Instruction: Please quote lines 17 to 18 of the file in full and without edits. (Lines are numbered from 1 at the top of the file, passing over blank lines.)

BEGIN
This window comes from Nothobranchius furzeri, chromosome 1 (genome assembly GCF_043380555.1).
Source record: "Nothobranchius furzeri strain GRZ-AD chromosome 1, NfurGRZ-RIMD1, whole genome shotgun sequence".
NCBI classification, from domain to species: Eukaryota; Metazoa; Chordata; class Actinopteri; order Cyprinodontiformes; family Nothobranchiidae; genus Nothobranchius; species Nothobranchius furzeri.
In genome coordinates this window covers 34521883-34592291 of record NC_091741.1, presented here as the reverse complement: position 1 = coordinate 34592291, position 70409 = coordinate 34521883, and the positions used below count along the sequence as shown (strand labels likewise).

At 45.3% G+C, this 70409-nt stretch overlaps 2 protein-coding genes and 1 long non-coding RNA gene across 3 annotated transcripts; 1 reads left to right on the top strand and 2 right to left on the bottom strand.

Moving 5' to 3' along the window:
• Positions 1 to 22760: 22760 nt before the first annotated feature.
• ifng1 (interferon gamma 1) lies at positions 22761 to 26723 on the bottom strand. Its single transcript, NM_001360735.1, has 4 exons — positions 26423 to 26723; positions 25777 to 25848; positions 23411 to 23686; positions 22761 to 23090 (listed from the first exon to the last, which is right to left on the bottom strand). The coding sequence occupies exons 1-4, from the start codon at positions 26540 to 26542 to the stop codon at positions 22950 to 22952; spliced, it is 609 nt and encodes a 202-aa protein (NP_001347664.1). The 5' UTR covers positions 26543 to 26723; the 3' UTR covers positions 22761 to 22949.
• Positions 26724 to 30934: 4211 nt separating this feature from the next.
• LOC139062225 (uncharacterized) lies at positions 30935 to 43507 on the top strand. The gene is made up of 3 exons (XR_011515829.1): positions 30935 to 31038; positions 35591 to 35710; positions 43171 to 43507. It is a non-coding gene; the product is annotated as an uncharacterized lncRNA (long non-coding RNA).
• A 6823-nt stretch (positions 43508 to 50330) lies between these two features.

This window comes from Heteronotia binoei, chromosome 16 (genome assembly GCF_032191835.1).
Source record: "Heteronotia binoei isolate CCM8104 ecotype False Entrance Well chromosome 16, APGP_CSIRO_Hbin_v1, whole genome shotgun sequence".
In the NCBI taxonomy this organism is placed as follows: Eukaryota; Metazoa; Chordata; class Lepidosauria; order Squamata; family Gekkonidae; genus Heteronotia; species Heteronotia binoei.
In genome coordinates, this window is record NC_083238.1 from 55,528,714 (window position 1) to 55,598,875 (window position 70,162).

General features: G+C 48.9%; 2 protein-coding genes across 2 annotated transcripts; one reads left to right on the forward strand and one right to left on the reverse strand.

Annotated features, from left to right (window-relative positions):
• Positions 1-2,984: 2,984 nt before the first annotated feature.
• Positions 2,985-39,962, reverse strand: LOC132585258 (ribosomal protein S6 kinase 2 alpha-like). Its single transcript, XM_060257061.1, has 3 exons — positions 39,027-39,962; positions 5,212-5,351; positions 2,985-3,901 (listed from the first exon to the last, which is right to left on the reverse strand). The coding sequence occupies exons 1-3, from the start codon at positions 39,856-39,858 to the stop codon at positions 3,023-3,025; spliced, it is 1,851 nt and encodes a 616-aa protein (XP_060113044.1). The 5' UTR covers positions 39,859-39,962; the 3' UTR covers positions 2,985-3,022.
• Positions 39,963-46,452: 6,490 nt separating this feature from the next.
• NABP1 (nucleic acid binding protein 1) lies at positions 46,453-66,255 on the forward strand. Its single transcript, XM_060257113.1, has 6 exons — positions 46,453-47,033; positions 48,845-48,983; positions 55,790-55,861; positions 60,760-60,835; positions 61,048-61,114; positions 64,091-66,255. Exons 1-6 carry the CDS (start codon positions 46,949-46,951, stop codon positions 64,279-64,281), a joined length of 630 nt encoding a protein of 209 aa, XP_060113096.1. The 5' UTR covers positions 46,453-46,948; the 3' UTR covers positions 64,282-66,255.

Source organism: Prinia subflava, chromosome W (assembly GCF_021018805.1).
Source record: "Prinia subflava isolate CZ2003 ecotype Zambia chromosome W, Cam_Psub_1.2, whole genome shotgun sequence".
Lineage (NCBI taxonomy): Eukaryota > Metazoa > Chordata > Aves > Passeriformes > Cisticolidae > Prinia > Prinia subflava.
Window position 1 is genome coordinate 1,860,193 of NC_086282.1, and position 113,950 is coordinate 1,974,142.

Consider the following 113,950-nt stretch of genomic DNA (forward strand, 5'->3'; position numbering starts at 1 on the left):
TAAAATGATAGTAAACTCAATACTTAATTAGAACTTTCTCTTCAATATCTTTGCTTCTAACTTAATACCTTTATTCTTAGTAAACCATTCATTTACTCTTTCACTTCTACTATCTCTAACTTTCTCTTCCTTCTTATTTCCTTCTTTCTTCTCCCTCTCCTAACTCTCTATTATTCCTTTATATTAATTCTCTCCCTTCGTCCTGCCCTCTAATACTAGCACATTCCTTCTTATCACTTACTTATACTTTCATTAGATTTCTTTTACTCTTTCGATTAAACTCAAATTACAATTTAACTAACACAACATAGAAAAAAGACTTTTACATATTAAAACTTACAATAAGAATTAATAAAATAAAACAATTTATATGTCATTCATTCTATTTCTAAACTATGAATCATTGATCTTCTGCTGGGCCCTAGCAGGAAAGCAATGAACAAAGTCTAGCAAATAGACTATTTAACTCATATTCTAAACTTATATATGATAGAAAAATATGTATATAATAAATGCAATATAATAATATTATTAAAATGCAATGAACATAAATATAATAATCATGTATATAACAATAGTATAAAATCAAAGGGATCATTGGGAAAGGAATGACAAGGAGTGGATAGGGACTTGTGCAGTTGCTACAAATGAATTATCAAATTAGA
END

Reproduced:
Annotated features, from left to right (window-relative positions):
• Positions 1-2,984: 2,984 nt before the first annotated feature.